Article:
Science fiction does weird things to peoples’ faces. If you’re not on my side of the book shelf, chances are when you hear I love sci-fi your eyebrows try to hide in your hair line, your smile has cracked into a mosaic of pained surprise and you are trying to disengage from the conversation as quickly as humanly possible.
No, I don’t wear Star Trek uniforms. No Star Trek or Star Wars pyjamas either. No, I am not a teenage boy. No, I don’t want to meet your neighbour’s unemployed son who lives in their basement playing Halo “because he likes spaceships too.” I am a thirty-six year old, forklift driving, dessert loving, make-up wearing mother of two who adores science fiction – it’s my favourite genre.
I love science fiction because it takes big themes and ideas (like identity, race, friendship, family, responsibility and courage), strips all the familiar atmosphere away (like houses, and cute suburbs, the 21st century, gardens, denim jeans, shopping centres and Christmas parties – even oxygen) and says “Well, what would you do?” It then asks, “Why? And why do you think they are doing that over there/to us?” and demands a solution. Science fiction is all about change of thinking, living, circumstances, head-butting stereotypes and cultural expectations, and even shooting things that may or may not deserve it.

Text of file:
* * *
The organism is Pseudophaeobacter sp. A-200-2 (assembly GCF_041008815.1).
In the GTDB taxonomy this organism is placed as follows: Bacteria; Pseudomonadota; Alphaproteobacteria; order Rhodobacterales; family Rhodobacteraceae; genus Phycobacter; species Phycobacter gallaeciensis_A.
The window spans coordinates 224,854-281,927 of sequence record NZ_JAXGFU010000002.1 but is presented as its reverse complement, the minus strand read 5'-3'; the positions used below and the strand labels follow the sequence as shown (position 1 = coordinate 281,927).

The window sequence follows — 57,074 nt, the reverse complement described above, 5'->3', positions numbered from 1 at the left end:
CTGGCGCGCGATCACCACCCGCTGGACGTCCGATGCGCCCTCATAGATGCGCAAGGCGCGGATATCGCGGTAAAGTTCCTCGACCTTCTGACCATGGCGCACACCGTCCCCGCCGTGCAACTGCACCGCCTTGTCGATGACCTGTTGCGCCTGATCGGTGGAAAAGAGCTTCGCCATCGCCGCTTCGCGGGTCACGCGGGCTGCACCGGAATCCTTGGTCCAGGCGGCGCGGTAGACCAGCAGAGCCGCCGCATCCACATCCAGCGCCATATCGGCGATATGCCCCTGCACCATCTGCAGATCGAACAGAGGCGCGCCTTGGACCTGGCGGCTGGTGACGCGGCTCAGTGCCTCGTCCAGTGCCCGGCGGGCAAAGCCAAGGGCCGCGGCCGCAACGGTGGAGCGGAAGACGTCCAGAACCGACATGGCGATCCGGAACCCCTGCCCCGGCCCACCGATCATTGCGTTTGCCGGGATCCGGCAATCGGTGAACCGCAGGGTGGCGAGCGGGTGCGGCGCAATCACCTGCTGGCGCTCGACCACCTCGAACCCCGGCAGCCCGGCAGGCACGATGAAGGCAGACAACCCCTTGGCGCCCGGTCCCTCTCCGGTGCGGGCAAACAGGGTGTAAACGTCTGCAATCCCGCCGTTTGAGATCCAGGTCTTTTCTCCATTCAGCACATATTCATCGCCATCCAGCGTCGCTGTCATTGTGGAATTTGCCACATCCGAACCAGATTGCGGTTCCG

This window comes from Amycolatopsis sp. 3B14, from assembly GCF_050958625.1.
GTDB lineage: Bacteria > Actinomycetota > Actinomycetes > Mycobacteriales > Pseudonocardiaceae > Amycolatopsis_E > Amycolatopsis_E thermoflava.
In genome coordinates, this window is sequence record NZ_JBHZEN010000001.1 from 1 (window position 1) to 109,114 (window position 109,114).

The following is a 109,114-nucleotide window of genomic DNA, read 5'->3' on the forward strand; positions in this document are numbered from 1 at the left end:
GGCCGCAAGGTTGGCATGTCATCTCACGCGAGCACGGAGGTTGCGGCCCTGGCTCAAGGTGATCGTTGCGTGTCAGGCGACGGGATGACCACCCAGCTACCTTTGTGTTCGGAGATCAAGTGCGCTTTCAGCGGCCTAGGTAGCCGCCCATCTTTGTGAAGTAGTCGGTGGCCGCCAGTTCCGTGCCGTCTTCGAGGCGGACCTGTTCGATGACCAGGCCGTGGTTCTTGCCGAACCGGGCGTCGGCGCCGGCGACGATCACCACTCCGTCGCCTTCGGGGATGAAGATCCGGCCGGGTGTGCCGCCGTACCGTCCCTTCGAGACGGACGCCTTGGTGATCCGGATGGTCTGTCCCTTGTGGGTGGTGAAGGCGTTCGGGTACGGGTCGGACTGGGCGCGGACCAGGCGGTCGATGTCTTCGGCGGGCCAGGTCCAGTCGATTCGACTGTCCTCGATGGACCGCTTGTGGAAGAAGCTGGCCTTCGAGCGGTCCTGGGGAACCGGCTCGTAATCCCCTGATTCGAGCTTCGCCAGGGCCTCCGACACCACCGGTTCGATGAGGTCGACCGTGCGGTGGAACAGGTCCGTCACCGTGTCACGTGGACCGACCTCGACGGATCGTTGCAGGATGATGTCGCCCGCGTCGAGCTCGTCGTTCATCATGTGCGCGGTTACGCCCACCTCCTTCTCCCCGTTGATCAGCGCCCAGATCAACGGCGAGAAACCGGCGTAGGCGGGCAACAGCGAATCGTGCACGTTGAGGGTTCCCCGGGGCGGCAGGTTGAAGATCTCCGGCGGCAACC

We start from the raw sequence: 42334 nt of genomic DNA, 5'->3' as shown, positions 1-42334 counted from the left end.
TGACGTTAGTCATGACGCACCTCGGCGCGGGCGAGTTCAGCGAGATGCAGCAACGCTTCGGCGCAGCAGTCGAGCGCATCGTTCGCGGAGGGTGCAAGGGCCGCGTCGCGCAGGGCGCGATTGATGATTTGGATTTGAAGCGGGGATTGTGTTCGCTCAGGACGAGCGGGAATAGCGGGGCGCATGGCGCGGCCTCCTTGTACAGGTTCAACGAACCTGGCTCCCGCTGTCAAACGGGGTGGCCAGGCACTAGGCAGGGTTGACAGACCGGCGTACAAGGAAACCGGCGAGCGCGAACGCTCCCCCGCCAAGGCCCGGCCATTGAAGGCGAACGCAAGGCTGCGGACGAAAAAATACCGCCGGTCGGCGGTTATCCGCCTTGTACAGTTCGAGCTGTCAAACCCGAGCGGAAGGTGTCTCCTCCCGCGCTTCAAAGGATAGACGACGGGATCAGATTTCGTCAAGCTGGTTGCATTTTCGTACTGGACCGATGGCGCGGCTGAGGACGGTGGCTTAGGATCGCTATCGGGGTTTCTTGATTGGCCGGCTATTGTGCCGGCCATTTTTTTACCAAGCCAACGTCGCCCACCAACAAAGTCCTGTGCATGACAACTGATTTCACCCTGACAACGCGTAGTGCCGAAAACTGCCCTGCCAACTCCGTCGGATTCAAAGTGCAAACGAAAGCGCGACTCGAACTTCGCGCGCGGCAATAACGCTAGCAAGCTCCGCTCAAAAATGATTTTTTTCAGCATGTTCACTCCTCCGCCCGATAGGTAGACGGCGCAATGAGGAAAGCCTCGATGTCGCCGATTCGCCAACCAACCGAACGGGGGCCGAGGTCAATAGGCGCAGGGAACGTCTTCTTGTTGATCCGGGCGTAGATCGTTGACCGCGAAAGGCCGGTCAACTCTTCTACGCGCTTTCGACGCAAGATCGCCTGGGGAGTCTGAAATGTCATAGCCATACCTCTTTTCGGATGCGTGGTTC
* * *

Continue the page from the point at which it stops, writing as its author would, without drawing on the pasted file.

In John Scalzi’s Old Man’s War, the only way to get off Earth is to leave as a colonist (but only if you are from a poor third world nation) or – when you are 75 years old – by joining the Army. That’s right: the Army wants YOU… and your arthritis, your prostate cancer, your faded eyesight and other indignities of age. The only catch if you enlist: you won’t be coming back. Ever. We follow John up the beanstalk (literally), and through the upheavals, ethical pains and friends he makes along the way. It is one funny, brilliant and clever ride through the unknown universe, and will leave you wanting a BrainPal of your own.
Even in sci-fi, some things never change. Windows still get dirty, and still need to be cleaned. But what if you live in apartments 35 kilometres (21.7 miles ) above the earth?